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Malawi Law Society rues poor labour relations

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The Malawi Law Society (MLS) has said the profile of matters handled in the Industrial Relations Court (IRC) clearly shows that there is poor quality of labour relations between employers and their employees.

Courts in general continue being overburdened, particularly due to inadequate human resource and the IRC has not been spared.

According to MLS Honorary Secretary, Khumbo Soko, some matters which are presented before the IRC would have otherwise been solved without going through a litigation process if there was mutual understanding of labour laws between employers and employees.

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He said this in Lilongwe yesterday during a workshop which MLS organised to discuss with employers different issues bordering on labour practices.

Soko said, among others, redundancies, retrenchments, severance pays and gratuities, can cost employers a lot of money if not handled properly.

“So the thinking is that the employers can be empowered; they can improve the quality of their decision making so that in the end they will save themselves money,” Soko said.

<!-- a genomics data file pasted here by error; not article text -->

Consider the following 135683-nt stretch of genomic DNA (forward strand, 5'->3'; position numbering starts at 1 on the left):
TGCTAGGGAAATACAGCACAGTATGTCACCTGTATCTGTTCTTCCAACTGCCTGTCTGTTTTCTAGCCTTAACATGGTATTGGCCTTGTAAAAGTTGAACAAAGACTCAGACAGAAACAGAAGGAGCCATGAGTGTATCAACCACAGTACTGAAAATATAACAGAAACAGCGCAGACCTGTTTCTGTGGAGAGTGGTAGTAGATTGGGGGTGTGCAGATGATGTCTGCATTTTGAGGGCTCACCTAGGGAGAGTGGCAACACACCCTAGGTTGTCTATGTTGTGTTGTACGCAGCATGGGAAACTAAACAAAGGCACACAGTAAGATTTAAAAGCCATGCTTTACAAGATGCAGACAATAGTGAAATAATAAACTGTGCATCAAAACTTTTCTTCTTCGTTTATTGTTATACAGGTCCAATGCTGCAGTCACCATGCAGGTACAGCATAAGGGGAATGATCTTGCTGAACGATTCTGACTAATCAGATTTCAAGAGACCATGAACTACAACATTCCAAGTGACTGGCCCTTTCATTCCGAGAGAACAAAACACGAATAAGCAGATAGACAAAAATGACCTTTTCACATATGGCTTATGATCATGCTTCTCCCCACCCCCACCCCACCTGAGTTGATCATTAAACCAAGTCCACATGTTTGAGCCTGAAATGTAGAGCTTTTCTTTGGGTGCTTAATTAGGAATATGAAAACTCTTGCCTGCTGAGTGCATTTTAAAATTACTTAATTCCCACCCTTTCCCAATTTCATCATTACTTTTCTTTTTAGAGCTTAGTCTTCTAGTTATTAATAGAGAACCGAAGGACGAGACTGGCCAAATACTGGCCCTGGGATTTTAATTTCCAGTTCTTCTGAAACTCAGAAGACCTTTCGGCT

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He added: “There are people who are fired or declared redundant or retrenched without proper procedures being followed. There are a lot more labour issues which need to be looked into, and the gaps must be addressed.”

One of the workshop’s facilitators, Allan Muhome, said things are changing all the time such that it is important for employers and even legal practitioners to be updated on emerging trends.

“Labour law is one important area that is changing all the time and we cannot overemphasise the need for employees, employers and legal practitioners to be acquainted with the current status of the law.

“Issues, for example, of open-ended contracts and fixed contracts come up all the time with various disputes. If human resource practitioners, for example, were well acquainted on the differences in these types of contracts, then that would be a better world,” Muhome said.

According to Muhome, employers’ clear understanding of labour laws would also prove more worthwhile because the IRC, which is already running short of human resource, would be less burdened.

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